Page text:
Yona Lunsky and Julia E. Klein-Geltink and Erika A. Yates
DOI: 10.1037/e506482014-001
2013

MN1 overexpression is an important step in the development of inv(16) AML
Leukemia
DOI: 10.1038/sj.leu.2404778
2007

Genomic stability and functional activity may be lost in telomerase-transduced human CD8+ T lymphocytes
Blood
DOI: 10.1182/blood-2004-09-3742
2005

Research

The role of metabolism in regulation of function in immune cells
My lab aims to better understand the role of metabolism in regulation of function in immune cells. We aim to expand our understanding of the role of metabolism in the dysfunction of immune cells in cancer, and their hyperactivation in autoimmune conditions.

When cells are confronted with changing environments they have to adapt to their new surroundings to maintain cellular function. This adaptation is especially relevant for immune cells that move throughout the body and encounter different levels of metabolites and nutrients in the blood, tissues or tumours they traverse. The availability of nutrients influences immune cell metabolism, but having a metabolite available does not mean a cell will necessarily use it.

Cellular metabolism consists of an interconnected network that is influenced by at least 4 factors which we aim to better understand:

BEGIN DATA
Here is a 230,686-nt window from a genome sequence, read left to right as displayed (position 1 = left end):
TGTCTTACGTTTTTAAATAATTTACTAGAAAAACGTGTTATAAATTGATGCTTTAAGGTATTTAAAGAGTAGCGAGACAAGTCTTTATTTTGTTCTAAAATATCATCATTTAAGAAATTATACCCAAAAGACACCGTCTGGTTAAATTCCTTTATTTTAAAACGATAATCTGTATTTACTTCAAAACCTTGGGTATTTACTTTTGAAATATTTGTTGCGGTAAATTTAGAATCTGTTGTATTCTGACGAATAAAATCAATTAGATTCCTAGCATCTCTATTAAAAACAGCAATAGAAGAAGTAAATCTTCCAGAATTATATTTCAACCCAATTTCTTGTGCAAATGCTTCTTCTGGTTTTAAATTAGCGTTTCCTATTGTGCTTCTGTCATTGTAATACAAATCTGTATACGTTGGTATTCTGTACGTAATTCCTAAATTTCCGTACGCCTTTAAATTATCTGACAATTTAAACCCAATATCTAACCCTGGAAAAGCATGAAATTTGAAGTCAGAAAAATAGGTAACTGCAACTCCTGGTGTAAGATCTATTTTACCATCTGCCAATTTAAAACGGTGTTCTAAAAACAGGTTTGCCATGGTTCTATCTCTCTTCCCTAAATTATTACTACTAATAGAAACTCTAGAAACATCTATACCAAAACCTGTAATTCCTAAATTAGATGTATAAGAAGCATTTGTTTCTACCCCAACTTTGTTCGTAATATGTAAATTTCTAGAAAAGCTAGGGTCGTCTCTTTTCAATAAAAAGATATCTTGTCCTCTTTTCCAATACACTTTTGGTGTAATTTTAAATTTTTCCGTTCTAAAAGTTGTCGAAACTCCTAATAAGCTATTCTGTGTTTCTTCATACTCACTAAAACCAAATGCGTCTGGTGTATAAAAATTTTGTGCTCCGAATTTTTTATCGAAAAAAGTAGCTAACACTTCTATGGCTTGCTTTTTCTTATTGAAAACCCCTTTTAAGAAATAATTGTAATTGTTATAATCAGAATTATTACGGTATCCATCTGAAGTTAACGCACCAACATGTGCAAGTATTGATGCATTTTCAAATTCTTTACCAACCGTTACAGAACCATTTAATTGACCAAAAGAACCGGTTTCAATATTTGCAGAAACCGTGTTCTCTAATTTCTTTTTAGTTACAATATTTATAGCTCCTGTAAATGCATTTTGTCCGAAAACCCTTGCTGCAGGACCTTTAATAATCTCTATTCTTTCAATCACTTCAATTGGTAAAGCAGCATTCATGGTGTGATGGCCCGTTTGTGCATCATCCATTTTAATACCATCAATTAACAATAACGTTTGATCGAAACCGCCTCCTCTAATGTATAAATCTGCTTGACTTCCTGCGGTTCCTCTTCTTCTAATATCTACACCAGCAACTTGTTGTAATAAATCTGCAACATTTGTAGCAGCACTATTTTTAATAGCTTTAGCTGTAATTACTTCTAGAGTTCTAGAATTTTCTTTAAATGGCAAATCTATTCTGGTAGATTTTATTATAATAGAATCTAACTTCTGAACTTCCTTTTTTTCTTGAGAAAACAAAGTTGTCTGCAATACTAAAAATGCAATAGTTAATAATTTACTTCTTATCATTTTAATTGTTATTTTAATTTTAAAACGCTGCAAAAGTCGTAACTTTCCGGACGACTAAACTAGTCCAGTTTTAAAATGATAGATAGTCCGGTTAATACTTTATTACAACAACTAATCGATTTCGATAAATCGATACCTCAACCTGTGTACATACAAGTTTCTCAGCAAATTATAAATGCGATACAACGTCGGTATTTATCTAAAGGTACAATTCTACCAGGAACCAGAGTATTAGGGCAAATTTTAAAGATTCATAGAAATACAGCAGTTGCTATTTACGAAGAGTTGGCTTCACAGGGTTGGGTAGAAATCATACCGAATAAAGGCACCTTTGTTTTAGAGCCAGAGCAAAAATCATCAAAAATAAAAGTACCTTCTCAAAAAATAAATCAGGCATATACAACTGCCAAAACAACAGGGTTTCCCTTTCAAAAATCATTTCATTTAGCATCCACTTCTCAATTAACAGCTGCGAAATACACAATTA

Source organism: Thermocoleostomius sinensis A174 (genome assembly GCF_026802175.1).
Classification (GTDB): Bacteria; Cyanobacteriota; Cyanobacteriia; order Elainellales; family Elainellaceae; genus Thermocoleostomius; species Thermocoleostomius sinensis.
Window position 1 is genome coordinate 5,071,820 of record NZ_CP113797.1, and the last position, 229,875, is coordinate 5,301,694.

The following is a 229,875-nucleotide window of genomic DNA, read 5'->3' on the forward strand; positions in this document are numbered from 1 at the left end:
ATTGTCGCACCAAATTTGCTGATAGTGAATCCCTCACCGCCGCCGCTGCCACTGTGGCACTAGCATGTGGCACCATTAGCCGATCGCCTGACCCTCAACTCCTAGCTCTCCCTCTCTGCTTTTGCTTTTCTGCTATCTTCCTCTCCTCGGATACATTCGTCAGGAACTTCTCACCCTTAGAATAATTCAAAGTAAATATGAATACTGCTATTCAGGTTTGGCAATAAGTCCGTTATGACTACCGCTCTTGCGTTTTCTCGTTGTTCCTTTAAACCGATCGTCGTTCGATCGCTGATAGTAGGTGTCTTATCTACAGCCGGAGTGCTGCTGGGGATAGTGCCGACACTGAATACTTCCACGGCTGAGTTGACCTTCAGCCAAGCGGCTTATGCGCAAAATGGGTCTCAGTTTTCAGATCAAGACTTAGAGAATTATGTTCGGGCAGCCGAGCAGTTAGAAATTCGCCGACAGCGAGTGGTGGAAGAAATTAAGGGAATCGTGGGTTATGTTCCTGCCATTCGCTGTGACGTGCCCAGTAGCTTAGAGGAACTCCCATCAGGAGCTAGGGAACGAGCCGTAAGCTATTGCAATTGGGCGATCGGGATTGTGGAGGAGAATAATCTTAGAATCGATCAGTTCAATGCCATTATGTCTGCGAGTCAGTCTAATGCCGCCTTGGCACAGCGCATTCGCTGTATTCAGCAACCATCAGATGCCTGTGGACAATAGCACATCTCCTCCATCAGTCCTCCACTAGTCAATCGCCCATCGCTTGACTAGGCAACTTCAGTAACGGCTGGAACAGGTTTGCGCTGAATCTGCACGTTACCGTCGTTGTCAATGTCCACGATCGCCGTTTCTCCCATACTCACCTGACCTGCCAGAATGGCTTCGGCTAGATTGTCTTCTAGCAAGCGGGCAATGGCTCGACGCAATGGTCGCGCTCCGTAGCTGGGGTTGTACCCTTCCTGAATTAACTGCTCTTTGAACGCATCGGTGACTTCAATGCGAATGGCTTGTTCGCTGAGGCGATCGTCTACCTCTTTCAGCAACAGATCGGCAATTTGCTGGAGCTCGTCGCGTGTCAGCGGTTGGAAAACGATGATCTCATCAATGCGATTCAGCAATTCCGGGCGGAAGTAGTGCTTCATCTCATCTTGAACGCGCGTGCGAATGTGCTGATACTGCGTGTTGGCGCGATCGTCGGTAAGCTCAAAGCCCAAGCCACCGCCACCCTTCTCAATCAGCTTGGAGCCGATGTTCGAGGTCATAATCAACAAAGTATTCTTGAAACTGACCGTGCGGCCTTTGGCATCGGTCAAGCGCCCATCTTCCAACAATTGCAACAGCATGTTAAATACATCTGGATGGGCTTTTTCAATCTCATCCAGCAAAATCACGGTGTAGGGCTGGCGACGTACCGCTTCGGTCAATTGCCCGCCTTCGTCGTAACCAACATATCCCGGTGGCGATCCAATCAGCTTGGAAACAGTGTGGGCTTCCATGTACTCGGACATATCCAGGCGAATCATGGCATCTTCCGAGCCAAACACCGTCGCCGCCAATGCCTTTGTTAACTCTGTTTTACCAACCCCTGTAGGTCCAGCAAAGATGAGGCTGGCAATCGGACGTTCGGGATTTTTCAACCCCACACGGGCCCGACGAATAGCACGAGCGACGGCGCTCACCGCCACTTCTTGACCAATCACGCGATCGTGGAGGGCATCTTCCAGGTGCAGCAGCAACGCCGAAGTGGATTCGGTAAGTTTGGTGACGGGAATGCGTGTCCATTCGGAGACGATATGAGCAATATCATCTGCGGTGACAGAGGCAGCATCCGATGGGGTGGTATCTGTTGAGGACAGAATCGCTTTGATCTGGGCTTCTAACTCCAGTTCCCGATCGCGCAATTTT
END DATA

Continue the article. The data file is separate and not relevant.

1. Metabolite availability
How do immune cells sense their nutritional environment, and how are these signals transmitted?

2. Metabolite transport into the cell
How are metabolite transporters regulated during immune cell activation?

3. Metabolic enzyme expression
Metabolic enzymes are often considered "household genes" for control experiments. How is activity of these enzymes modulated?

4. Availability of enzyme cofactors
Most, if not all, metabolic enzymes are dependent on substrate and cofactors. We are interested in the sensing of cofactor status and their effects on metabolic pathway flux.

Not all immune cells use the same metabolic pathways even if metabolites are abundant, transporters and enzymes are expressed, and cofactors are available. The response can be regulated by growth factors, cytokines, or immune cell receptor signaling, and we aim to better understand the signals that provide the instructions for which metabolic pathway to use.

Research Group Members

Annette Patterson, Lab Manager